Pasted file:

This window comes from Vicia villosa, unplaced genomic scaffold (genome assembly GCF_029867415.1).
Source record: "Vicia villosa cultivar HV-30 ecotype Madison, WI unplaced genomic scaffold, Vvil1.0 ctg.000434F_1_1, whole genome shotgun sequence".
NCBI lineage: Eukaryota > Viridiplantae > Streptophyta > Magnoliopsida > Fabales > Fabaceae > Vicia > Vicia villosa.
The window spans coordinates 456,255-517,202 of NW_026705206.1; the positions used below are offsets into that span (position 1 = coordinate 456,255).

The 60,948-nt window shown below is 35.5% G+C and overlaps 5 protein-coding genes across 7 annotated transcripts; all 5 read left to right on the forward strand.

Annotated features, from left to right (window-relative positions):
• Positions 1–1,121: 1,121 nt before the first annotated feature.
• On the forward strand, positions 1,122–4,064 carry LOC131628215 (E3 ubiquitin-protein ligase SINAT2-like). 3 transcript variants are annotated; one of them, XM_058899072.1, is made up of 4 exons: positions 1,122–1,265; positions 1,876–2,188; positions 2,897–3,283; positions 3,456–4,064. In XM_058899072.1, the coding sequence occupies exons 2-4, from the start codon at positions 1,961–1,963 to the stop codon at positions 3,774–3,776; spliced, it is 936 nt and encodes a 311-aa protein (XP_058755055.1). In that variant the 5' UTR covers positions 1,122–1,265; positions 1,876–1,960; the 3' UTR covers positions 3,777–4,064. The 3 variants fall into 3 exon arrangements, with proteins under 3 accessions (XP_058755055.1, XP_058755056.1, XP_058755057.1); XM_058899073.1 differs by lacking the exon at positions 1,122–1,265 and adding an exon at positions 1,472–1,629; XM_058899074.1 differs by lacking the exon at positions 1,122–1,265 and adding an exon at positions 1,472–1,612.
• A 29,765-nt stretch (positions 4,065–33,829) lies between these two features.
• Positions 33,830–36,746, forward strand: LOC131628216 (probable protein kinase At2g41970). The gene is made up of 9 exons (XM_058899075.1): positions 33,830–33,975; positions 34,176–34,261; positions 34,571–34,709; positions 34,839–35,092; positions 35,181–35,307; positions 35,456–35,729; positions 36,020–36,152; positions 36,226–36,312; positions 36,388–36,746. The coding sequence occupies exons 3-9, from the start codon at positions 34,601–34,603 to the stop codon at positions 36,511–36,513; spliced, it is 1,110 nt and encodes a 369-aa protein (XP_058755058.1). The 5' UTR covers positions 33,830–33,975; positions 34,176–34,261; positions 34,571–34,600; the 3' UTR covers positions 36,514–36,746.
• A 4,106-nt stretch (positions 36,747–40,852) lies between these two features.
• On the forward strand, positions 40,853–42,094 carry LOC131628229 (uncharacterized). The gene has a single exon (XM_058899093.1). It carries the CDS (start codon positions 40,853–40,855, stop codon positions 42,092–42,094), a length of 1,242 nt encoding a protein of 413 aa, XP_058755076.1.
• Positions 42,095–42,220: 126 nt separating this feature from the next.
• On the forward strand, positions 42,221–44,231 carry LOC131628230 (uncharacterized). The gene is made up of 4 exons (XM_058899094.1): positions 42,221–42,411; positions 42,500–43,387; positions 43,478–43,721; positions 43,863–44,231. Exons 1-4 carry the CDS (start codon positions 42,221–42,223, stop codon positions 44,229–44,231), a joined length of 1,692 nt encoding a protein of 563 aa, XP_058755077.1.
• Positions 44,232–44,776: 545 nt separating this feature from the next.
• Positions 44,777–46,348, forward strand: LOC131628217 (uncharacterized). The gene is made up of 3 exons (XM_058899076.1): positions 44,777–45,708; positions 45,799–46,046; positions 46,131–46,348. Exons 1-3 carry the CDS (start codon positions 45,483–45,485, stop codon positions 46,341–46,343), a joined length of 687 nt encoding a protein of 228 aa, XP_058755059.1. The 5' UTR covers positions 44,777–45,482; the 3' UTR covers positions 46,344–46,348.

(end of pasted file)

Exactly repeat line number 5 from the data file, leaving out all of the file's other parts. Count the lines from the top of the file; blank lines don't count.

The 60,948-nt window shown below is 35.5% G+C and overlaps 5 protein-coding genes across 7 annotated transcripts; all 5 read left to right on the forward strand.